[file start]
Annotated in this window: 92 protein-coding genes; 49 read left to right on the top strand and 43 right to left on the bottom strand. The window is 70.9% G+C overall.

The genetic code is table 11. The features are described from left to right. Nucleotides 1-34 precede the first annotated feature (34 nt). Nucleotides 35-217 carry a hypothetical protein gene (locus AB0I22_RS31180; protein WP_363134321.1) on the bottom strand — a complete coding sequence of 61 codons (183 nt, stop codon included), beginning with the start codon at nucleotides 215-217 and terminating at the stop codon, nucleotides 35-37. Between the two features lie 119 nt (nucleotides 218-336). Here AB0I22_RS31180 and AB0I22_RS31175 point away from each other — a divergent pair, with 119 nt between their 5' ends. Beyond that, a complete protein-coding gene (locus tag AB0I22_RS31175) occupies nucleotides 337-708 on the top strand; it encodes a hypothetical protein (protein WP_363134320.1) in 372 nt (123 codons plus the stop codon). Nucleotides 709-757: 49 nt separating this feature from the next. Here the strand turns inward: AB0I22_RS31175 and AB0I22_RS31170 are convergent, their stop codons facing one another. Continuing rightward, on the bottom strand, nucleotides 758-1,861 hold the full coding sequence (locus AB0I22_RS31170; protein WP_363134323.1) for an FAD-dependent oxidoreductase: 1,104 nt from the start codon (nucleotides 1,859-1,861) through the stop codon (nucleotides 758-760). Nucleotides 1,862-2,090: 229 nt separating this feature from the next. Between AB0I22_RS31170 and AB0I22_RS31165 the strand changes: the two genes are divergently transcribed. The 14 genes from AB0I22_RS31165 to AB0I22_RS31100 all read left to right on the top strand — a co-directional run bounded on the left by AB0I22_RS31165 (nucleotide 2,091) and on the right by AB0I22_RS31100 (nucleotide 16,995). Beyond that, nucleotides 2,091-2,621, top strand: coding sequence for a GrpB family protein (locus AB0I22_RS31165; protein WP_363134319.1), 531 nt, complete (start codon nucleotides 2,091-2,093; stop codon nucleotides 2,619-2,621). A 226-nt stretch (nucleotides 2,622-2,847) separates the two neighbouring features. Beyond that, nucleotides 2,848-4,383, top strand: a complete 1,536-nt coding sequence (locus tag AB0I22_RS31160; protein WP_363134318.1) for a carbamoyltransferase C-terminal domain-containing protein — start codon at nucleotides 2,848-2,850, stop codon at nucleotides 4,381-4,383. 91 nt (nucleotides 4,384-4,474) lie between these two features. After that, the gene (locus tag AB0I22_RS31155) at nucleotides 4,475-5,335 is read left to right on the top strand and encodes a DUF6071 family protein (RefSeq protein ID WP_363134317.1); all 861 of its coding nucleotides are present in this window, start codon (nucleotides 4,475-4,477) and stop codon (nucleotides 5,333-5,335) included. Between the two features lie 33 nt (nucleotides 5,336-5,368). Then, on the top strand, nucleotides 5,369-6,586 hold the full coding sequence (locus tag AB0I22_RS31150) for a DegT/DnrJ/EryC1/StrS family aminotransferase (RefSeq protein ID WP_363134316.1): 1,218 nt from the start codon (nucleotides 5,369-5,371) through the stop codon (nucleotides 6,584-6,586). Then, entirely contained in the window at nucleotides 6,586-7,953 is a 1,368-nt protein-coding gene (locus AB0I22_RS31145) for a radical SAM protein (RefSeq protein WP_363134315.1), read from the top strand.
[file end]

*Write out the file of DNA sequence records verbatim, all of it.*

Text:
Annotated in this window: 92 protein-coding genes; 49 read left to right on the top strand and 43 right to left on the bottom strand. The window is 70.9% G+C overall.

The genetic code is table 11. The features are described from left to right. Nucleotides 1-34 precede the first annotated feature (34 nt). Nucleotides 35-217 carry a hypothetical protein gene (locus AB0I22_RS31180; protein WP_363134321.1) on the bottom strand — a complete coding sequence of 61 codons (183 nt, stop codon included), beginning with the start codon at nucleotides 215-217 and terminating at the stop codon, nucleotides 35-37. Between the two features lie 119 nt (nucleotides 218-336). Here AB0I22_RS31180 and AB0I22_RS31175 point away from each other — a divergent pair, with 119 nt between their 5' ends. Beyond that, a complete protein-coding gene (locus tag AB0I22_RS31175) occupies nucleotides 337-708 on the top strand; it encodes a hypothetical protein (protein WP_363134320.1) in 372 nt (123 codons plus the stop codon). Nucleotides 709-757: 49 nt separating this feature from the next. Here the strand turns inward: AB0I22_RS31175 and AB0I22_RS31170 are convergent, their stop codons facing one another. Continuing rightward, on the bottom strand, nucleotides 758-1,861 hold the full coding sequence (locus AB0I22_RS31170; protein WP_363134323.1) for an FAD-dependent oxidoreductase: 1,104 nt from the start codon (nucleotides 1,859-1,861) through the stop codon (nucleotides 758-760). Nucleotides 1,862-2,090: 229 nt separating this feature from the next. Between AB0I22_RS31170 and AB0I22_RS31165 the strand changes: the two genes are divergently transcribed. The 14 genes from AB0I22_RS31165 to AB0I22_RS31100 all read left to right on the top strand — a co-directional run bounded on the left by AB0I22_RS31165 (nucleotide 2,091) and on the right by AB0I22_RS31100 (nucleotide 16,995). Beyond that, nucleotides 2,091-2,621, top strand: coding sequence for a GrpB family protein (locus AB0I22_RS31165; protein WP_363134319.1), 531 nt, complete (start codon nucleotides 2,091-2,093; stop codon nucleotides 2,619-2,621). A 226-nt stretch (nucleotides 2,622-2,847) separates the two neighbouring features. Beyond that, nucleotides 2,848-4,383, top strand: a complete 1,536-nt coding sequence (locus tag AB0I22_RS31160; protein WP_363134318.1) for a carbamoyltransferase C-terminal domain-containing protein — start codon at nucleotides 2,848-2,850, stop codon at nucleotides 4,381-4,383. 91 nt (nucleotides 4,384-4,474) lie between these two features. After that, the gene (locus tag AB0I22_RS31155) at nucleotides 4,475-5,335 is read left to right on the top strand and encodes a DUF6071 family protein (RefSeq protein ID WP_363134317.1); all 861 of its coding nucleotides are present in this window, start codon (nucleotides 4,475-4,477) and stop codon (nucleotides 5,333-5,335) included. Between the two features lie 33 nt (nucleotides 5,336-5,368). Then, on the top strand, nucleotides 5,369-6,586 hold the full coding sequence (locus tag AB0I22_RS31150) for a DegT/DnrJ/EryC1/StrS family aminotransferase (RefSeq protein ID WP_363134316.1): 1,218 nt from the start codon (nucleotides 5,369-5,371) through the stop codon (nucleotides 6,584-6,586). Then, entirely contained in the window at nucleotides 6,586-7,953 is a 1,368-nt protein-coding gene (locus AB0I22_RS31145) for a radical SAM protein (RefSeq protein WP_363134315.1), read from the top strand.